Will Silicon Valley put real estate brokers out of business?

By Jason S. Weissman 3 minutes Read

Silicon Valley is catching up with the real estate sector. Over the past decade, over $30 billion has been invested in PropTech, a new generation of startups at the intersection of real estate and technology.

As the owner of the largest independent real estate brokerage and consulting firm in Massachusetts, I have studied the brokerage industry for 25 years. I’ve seen budding troublemakers come and go. This time it’s different.

It’s no secret that real estate, the world’s largest asset class, has also been one of the slowest industries to embrace new technologies. In fact, a recent KPMG survey found that only 58% of real estate companies have a digital strategy in place. The current situation leaves the field open to innovation… and to disruption.

Startups like Hemlane and Eden are streamlining property management services. Landis acquires homes as investment properties and then allows tenants to “rent to buy” when the company’s underwriting algorithms deem tenants qualified to buy. Bowery automates the traditional manual commercial property appraisal process with a data-driven platform and mobile app. As PropTech continues to infiltrate the real estate industry, the conventional brokerage community will need to embrace innovation if it is to stay in business and stay competitive.

For brokers and agents to make the technological leap, they must recognize that every real estate transaction will begin and end online. Today, unicorns like Zillow and Redfin are redefining and leading the consumer search experience by creating new platforms for buying, selling, and renting homes. These tech companies are a wake-up call for real estate agents to reinvent themselves or die.

For example, StreetEasy and Matterport have reduced the friction costs of finding an apartment rental. A savvy tenant can avoid upfront costs and easily find the apartment of their dreams. This experience is just one example of many where we see real estate consumers embracing technology and the benefits it offers.

The question, of course, is where will technology take us? And is there still a role for people in this digital revolution?

The real estate agents who will survive and thrive in the coming crisis will be those who embrace technology, not fight it. »

The answer is not catastrophic for the two million American real estate agents. While PropTech will eventually put all listings online, estate agents are still essential for the most important part of the buying process: the advice service. If all politics is local, this is doubly true for real estate. Even the most tech-savvy buyer or seller can benefit from advice from someone who knows the market for individual neighborhoods.

The value of expertise, after all, is timeless. Davy Greenberg said it best in a viral Tweeter“If I do a job in 30 minutes it’s because I spent 10 years learning to do it in 30 minutes. You owe me years, not minutes. For now, there is no suitable substitute for the proven information of brokers with access to hyperlocal data.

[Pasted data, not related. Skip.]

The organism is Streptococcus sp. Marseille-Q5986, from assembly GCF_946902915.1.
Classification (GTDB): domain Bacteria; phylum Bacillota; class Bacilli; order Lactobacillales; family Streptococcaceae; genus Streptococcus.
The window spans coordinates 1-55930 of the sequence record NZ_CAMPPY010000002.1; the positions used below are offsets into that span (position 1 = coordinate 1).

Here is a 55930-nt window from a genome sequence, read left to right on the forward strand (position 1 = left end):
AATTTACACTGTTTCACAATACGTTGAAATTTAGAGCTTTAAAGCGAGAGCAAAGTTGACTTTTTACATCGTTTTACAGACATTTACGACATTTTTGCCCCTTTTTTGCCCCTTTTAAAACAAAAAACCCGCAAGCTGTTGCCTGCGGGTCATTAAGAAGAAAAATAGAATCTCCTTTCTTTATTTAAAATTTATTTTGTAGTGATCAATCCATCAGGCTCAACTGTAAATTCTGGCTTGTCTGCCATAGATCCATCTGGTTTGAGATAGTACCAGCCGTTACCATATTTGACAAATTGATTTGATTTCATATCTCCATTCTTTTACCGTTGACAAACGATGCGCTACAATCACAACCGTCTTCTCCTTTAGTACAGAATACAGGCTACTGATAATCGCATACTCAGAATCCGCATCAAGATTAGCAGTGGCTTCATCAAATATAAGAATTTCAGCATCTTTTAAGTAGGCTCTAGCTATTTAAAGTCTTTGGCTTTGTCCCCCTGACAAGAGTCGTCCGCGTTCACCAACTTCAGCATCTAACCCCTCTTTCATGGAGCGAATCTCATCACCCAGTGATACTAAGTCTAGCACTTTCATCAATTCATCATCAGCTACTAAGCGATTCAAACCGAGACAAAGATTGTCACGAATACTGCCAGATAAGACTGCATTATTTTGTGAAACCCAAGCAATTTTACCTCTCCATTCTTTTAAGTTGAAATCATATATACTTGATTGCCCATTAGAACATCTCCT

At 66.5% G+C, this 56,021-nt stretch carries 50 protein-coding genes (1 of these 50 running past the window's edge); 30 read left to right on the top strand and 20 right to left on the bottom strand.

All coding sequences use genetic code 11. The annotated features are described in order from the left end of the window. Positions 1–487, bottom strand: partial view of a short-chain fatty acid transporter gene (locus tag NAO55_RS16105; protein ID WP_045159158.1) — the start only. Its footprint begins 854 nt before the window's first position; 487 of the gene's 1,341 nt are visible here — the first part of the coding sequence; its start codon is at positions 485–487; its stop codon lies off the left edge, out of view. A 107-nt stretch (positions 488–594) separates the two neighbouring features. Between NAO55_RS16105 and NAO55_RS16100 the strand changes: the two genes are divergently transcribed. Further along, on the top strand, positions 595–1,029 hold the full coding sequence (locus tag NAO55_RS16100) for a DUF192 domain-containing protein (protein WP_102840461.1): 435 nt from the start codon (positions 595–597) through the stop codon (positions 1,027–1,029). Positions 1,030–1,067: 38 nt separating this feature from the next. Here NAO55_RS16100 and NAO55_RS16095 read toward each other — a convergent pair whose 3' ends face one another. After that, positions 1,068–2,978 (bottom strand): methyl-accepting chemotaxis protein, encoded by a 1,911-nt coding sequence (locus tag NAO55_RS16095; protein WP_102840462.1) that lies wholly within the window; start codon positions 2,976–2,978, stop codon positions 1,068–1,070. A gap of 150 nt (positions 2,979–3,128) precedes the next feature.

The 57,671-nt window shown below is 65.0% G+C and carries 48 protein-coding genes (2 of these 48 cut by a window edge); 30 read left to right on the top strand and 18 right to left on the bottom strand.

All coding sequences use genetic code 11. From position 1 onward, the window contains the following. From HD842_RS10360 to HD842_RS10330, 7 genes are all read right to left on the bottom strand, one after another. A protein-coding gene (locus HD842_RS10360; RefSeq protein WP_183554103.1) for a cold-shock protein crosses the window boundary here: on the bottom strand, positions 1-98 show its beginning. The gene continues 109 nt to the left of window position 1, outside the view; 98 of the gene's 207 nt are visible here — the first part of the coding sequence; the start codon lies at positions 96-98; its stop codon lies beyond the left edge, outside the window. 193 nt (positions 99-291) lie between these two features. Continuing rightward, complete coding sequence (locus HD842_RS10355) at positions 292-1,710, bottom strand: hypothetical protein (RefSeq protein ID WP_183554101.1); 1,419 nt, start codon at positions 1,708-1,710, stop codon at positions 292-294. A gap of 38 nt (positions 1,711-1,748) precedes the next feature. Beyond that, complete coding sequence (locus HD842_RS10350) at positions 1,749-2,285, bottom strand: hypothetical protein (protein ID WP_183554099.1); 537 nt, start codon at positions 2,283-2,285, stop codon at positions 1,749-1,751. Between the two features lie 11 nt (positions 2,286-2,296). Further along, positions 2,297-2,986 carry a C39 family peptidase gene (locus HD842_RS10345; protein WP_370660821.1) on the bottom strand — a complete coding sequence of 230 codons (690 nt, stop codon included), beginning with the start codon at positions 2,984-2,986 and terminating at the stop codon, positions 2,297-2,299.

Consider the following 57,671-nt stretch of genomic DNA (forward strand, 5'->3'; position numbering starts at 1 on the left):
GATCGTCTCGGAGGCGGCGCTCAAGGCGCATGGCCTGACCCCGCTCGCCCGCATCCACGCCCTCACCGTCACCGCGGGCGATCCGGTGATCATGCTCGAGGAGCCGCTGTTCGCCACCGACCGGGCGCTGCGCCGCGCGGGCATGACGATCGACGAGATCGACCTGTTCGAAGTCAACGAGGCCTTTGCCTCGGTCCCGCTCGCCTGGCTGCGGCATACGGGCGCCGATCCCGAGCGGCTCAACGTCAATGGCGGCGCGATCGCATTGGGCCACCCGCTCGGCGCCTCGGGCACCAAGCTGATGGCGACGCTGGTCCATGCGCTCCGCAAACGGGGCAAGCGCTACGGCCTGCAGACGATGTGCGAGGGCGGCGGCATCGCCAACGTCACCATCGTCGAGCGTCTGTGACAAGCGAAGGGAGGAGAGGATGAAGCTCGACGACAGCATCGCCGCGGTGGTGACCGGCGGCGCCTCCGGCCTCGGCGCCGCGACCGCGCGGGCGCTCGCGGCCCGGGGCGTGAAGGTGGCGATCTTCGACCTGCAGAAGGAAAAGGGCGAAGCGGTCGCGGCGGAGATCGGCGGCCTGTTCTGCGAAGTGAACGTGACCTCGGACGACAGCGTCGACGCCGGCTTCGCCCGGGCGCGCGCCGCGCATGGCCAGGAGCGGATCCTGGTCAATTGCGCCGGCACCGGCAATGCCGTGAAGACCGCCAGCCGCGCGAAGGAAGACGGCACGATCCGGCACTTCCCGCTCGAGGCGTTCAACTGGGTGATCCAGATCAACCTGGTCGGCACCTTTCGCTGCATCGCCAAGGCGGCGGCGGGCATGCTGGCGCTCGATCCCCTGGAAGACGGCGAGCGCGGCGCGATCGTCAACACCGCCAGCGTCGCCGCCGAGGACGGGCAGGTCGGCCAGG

Either way, technological progress is relentless. Real estate brokers and agents should heed this red flag or become obsolete.

The shift from conventional practice to digital efficiency has created new business opportunities for real estate agents with sharp analytical skills who know how to translate data into actionable insights. While technology is closing the gap, PropTech is still in its infancy, with much to learn. As Tech Editor Chris Nuttall wrote in the FinancialTimes“Despite all our fears that artificial intelligence is getting way too smart – as it uses machine learning on huge data sets to give it superhuman powers – people are thankfully still good enough to pass AI for a fool.”

Despite the need for human dexterity, it is undeniable that the future of the real estate brokerage business will revolve around the instantaneous application of data. From leads to lists, we live in a digital world. Therefore, it is imperative for real estate agents to combine their heightened market acumen with new technologies in order to be a trusted resource and an effective advisor.

We are at a pivotal moment in the history of the brokerage industry that will test the survival of every Realtor. The rise of automation and artificial intelligence will continue to propel the growing dominance of tech players. As a result, PropTech will likely reduce transaction costs and cut jobs. The realtors and brokerages that will survive and thrive in the coming crisis will be those who embrace technology, not fight it.

Jason S. Weissman is the CEO of Boston Realty Advisors, New England’s largest independent real estate services firm.

Kristan F. Talley